Informed Opinions on Today’s Topics : Jewish Leaders Assess Future of Israeli State
With three bullets fired at point-blank range, Israeli Prime Minister Yitzhak Rabin was killed 10 days ago.
The student who allegedly fired the gun said he was trying to derail the peace process with Israel’s Arab foes, chiefly an accord signed with Palestinian Liberation Organization leader Yasser Arafat giving territories occupied by Israeli forces Palestinian control.
For the first time in its 47-year history, an Israeli head of state has been killed by a fellow Jew. In the days following the assassination, Israeli investigators have uncovered what they call a right-wing conspiracy in the death of Rabin.
What is Israel’s future following the assassination of Yitzhak Rabin?
Jonathan Cookler, president of the Valley Alliance of the Jewish Federation Council of Greater Los Angeles:
“I think that the Israeli government will continue with the peace effort and I think that Israel and the world has learned a very difficult lesson: that violent words begat violent actions and that we as the community have to work against people in the extremes that are both on the left and the right to moderate those views so that a consensus will be reached.”
Rabbi Abraham Cooper, associate dean of the Simon Wiesenthal Center:
“I think the challenge right now for Israel is that you have a society that’s split pretty much down the middle in a number of ways. You have secular versus religious. Politically you have . . . two camps on how to deal with Palestinians and how to obtain peace with their neighbors. I think that Israel’s first generation prided itself as being an incredibly open society . . . Unfortunately, that Jewish bullet [means] those days are gone. Israel has reached a more normal existence . . . The other question, which is more serious, is how can Israel, which prides itself on its democratic discourse, bring back the debate and discussion in an air of civility? . . . There needs to be a collective, individual soul-searching . . . The most important question right now is whether or not the soul of the Jewish people can emerge from this crisis healed and a little stronger.”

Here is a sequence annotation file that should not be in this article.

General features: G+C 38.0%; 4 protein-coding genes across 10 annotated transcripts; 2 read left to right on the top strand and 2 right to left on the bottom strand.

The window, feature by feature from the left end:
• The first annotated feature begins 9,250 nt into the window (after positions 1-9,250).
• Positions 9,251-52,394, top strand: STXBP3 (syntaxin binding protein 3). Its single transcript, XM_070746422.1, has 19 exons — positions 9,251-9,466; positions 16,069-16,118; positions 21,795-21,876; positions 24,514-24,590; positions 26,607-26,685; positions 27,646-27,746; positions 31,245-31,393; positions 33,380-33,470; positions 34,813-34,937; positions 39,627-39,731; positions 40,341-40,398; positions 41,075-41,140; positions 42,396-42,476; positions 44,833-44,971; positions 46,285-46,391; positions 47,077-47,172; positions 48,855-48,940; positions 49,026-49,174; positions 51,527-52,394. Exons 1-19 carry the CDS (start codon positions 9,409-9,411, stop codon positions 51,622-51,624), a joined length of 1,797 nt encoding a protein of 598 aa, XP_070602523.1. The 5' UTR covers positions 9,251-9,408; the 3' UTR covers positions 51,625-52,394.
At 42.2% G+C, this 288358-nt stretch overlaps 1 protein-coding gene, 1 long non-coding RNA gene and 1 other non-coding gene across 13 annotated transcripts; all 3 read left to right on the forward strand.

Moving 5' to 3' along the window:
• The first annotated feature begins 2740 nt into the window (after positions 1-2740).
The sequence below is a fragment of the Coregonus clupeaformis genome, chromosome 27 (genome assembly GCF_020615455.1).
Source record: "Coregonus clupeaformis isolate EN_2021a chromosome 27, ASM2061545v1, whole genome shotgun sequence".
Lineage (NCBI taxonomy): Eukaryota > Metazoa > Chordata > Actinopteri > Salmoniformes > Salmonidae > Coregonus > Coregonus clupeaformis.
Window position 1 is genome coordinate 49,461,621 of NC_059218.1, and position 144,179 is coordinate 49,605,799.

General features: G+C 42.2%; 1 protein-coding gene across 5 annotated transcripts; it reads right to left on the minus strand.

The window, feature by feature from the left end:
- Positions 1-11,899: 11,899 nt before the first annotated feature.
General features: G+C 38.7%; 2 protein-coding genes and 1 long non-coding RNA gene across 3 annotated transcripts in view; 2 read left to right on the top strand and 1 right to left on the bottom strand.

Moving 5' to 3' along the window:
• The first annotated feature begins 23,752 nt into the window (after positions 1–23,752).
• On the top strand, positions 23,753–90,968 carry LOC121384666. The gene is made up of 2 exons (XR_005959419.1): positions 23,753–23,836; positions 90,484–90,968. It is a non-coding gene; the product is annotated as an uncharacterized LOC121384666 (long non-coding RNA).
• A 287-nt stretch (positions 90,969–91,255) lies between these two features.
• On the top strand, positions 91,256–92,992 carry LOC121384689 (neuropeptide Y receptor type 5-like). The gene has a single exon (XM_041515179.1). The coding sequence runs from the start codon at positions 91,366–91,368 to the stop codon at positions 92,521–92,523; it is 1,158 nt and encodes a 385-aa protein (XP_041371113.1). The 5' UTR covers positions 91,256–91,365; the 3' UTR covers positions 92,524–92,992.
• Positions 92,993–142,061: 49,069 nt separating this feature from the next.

Rabbi Richard Levy, executive director of the Los Angeles Hillel Council:
“I’m an optimist and I think in some ways that Israel’s future is more hopeful because I think people have had to look in the face of violent tendencies within its society, which of course exists in every society. It’s always better when something comes out into the light rather than remains hidden, and people have seen the results of solving deep philosophical and political issues by violence . . . There have been assassins at other crucial periods in its history, not a prime minister before, but the Jewish settlements there have known violence. . . . But I think the country will be more vigorous against those tendencies.”
Roni Blau, director of the Valley Anti-Defamation League: “This tragic event should be a wake-up call to all democracies to the threat posed by uncompromising ideologues. Individuals who view themselves as above the law and think they answer only to their God are anathema to our democratic principals.”